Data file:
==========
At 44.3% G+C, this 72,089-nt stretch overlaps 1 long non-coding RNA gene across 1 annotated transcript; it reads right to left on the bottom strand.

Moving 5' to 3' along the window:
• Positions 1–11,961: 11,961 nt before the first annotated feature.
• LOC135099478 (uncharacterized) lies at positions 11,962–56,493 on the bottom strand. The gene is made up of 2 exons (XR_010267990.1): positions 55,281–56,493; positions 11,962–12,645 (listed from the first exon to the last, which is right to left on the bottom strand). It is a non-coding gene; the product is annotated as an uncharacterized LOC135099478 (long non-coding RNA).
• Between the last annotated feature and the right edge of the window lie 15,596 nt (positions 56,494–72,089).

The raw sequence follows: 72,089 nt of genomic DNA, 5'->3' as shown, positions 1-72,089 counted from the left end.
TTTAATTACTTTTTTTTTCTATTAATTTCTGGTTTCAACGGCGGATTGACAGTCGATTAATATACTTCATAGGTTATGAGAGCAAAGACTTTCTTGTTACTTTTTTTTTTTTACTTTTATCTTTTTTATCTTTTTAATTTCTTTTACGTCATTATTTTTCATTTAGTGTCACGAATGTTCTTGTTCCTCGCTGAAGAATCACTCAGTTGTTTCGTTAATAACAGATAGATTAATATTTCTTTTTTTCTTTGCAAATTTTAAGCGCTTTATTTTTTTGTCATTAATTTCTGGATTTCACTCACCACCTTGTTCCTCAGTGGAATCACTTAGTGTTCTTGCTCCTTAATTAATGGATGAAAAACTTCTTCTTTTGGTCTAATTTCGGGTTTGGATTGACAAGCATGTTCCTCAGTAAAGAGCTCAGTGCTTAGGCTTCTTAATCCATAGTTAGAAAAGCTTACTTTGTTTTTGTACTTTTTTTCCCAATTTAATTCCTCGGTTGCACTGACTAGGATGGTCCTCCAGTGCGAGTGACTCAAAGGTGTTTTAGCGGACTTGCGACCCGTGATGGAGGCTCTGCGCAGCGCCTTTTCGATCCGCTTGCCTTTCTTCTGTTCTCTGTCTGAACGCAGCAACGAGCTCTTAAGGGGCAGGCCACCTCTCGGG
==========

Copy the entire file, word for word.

At 44.3% G+C, this 72,089-nt stretch overlaps 1 long non-coding RNA gene across 1 annotated transcript; it reads right to left on the bottom strand.

Moving 5' to 3' along the window:
• Positions 1–11,961: 11,961 nt before the first annotated feature.
• LOC135099478 (uncharacterized) lies at positions 11,962–56,493 on the bottom strand. The gene is made up of 2 exons (XR_010267990.1): positions 55,281–56,493; positions 11,962–12,645 (listed from the first exon to the last, which is right to left on the bottom strand). It is a non-coding gene; the product is annotated as an uncharacterized LOC135099478 (long non-coding RNA).
• Between the last annotated feature and the right edge of the window lie 15,596 nt (positions 56,494–72,089).

The raw sequence follows: 72,089 nt of genomic DNA, 5'->3' as shown, positions 1-72,089 counted from the left end.
TTTAATTACTTTTTTTTTCTATTAATTTCTGGTTTCAACGGCGGATTGACAGTCGATTAATATACTTCATAGGTTATGAGAGCAAAGACTTTCTTGTTACTTTTTTTTTTTTACTTTTATCTTTTTTATCTTTTTAATTTCTTTTACGTCATTATTTTTCATTTAGTGTCACGAATGTTCTTGTTCCTCGCTGAAGAATCACTCAGTTGTTTCGTTAATAACAGATAGATTAATATTTCTTTTTTTCTTTGCAAATTTTAAGCGCTTTATTTTTTTGTCATTAATTTCTGGATTTCACTCACCACCTTGTTCCTCAGTGGAATCACTTAGTGTTCTTGCTCCTTAATTAATGGATGAAAAACTTCTTCTTTTGGTCTAATTTCGGGTTTGGATTGACAAGCATGTTCCTCAGTAAAGAGCTCAGTGCTTAGGCTTCTTAATCCATAGTTAGAAAAGCTTACTTTGTTTTTGTACTTTTTTTCCCAATTTAATTCCTCGGTTGCACTGACTAGGATGGTCCTCCAGTGCGAGTGACTCAAAGGTGTTTTAGCGGACTTGCGACCCGTGATGGAGGCTCTGCGCAGCGCCTTTTCGATCCGCTTGCCTTTCTTCTGTTCTCTGTCTGAACGCAGCAACGAGCTCTTAAGGGGCAGGCCACCTCTCGGG